Instead, let's discuss future Longoria by comparing him to past Longoria.

For example, if Longoria has, or averages, three more seasons at his 2008-level (31 doubles, 27 home runs, .272/.343/.531, 128 wRC+, 4.8 bWAR, 5.5 fWAR), two at his 2014-level (26 doubles, 22 home runs, .253/.320/.404, 107 wRC+, 3.3 bWAR, and 3.4 fWAR), , and three at his injury-shortened 2012-level (74 games, 14 doubles, 17 home runs, .289/.369/.527, 2.5 bWAR, 2.5 fWAR), he will accumulate a 29.3 bWAR (31.5 fWAR), giving him a career total of 69.3 bWAR (71.2 fWAR). Those numbers would place him favorably among the all-time greats.

Player

bWAR

Mike Schmidt

106.5

Eddie Mathews

96.4

Wade Boggs

91.1

George Brett

88.4

Chipper Jones

85.0

Brooks Robinson

78.3

Adrian Beltre

77.8

Paul Molitor

75.4

Ron Santo

70.4

Scott Rolen

70.0

Evan Longoria

69.3

Edgar Martinez

68.3

Graig Nettles

68.0

Average of 13 HOF Third Baseman

67.4

Longoria's career total would be above the average of the current 13 third baseman in Cooperstown. It would require him to to post above league-average production for the next eight seasons.

The Golden Age of Third Basemen

If this category was being labeled by the older members of the BBWAA, it would likely be given the title "Intangibles." That is, it is more subjective than quantifiable.

After this offseason, we appear to now be in the AL East's golden age of third baseman. Perennial MVP-candidates Longoria, Manny Machado, Josh Donaldson, and Pablo Sandoval now all play within the same division. A half-decade of them and their teams battling for the division in high-profile national games could enhance Longoria's profile. Will the rising tide lift Longoria's boat?

Longoria, as most know, has been pretty good in key moments. He owns a career .900 OPS in September, and there is the matter of this home run. If you remove the World Series his rookie season, he has a career postseason OPS of .860 with nine home runs in 25 games.

With David Price gone, Longoria is the face of the Rays franchise. A few indelible moments in primetime games could having a long-lasting effect.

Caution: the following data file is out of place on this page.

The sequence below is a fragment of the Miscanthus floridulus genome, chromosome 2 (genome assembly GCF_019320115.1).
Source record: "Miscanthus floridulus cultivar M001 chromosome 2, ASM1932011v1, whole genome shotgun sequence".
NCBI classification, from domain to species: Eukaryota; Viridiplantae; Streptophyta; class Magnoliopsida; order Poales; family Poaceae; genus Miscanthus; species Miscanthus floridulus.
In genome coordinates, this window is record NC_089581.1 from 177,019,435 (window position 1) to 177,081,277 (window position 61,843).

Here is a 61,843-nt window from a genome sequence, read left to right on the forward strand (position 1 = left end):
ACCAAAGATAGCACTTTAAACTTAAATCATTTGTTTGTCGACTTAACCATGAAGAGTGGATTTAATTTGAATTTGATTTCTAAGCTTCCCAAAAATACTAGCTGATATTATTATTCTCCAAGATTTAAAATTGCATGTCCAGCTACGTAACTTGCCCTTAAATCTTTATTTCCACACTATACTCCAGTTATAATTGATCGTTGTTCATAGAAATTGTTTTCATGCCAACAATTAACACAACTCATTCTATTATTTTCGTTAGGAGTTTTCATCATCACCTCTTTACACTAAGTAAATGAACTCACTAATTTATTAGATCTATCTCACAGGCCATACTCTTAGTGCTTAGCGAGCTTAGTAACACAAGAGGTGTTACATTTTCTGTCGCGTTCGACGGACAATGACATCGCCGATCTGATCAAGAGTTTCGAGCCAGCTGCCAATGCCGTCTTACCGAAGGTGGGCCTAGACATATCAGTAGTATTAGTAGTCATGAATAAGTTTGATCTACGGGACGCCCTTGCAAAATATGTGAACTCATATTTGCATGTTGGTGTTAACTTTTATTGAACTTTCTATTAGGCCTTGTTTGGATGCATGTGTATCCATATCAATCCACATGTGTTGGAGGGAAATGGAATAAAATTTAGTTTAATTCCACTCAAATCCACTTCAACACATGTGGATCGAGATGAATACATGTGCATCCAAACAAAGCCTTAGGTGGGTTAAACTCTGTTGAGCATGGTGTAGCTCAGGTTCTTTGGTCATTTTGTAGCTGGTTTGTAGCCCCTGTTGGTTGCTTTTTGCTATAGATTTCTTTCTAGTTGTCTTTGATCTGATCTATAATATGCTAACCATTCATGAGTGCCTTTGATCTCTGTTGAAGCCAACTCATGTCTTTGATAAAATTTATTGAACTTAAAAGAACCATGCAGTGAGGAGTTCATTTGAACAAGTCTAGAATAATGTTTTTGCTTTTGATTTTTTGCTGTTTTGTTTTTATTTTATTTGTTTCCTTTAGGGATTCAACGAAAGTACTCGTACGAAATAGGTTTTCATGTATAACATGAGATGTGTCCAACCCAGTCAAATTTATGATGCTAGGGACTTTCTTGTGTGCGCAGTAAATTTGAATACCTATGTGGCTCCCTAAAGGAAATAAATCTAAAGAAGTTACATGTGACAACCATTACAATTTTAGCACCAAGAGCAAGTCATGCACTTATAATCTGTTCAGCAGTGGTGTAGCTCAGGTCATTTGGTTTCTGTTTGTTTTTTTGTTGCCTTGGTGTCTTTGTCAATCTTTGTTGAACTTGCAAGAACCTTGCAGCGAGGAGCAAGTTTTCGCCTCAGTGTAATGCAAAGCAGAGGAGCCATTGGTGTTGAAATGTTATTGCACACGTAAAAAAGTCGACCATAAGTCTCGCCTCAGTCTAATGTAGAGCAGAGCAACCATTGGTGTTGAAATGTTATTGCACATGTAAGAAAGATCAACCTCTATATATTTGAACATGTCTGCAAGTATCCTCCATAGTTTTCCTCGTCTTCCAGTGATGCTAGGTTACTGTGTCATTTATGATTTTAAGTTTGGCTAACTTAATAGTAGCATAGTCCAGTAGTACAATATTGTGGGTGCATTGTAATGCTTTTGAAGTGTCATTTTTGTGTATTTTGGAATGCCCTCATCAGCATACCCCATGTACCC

Photo credit: Adam Hunger-USA TODAY Sports

The Verdict

Will Evan Longoria be Tampa Bay's first Hall-of-Fame cap? Using our basic math and hoping for good health, Longoria could end up with a resume that looks roughly similar to below, with potential increases in All-Star games and Gold Gloves:

  • 325-360 home runs

  • 2,000 hits

  • 425-475 doubles

  • 800+ extra-base hits

  • Two Gold-Gloves

  • Two All-Star Games

  • 2008 AL Rookie-of-the-Year

These are the potential totals. It then becomes how voters want to cherry pick the numbers. He could end up with a better peak than Wright, Robinson and Molitor, more doubles than Schmidt and Santo, and more home runs than Brett, Boggs, Santo, and Robinson.

In my opinion, it will take at least three more seasons at his 2008 level, followed by a few seasons at his 2014 production. At that point, his peak and overall totals are entering the territory of the all-time greats.

However, if 2014 is Longoria's new level or the beginning of a decline, the Hall-of-Fame appears to be a long-shot. If that is the case, Longoria could be remembered like a Nomar Garciaparra: A player with a brilliant peak (43.0 WAR 7, 13th all-time for shortstops) whose drop-off was quick and steep (Garciaparra's career was 44.2 bWAR, 33rd all-time).

Longoria, to boil down 2,500 word, has some work to do to become Tampa's first player to be enshrined in Cooperstown.

Predicting the baseball future might be a fool's errand, but it is pretty damn fun.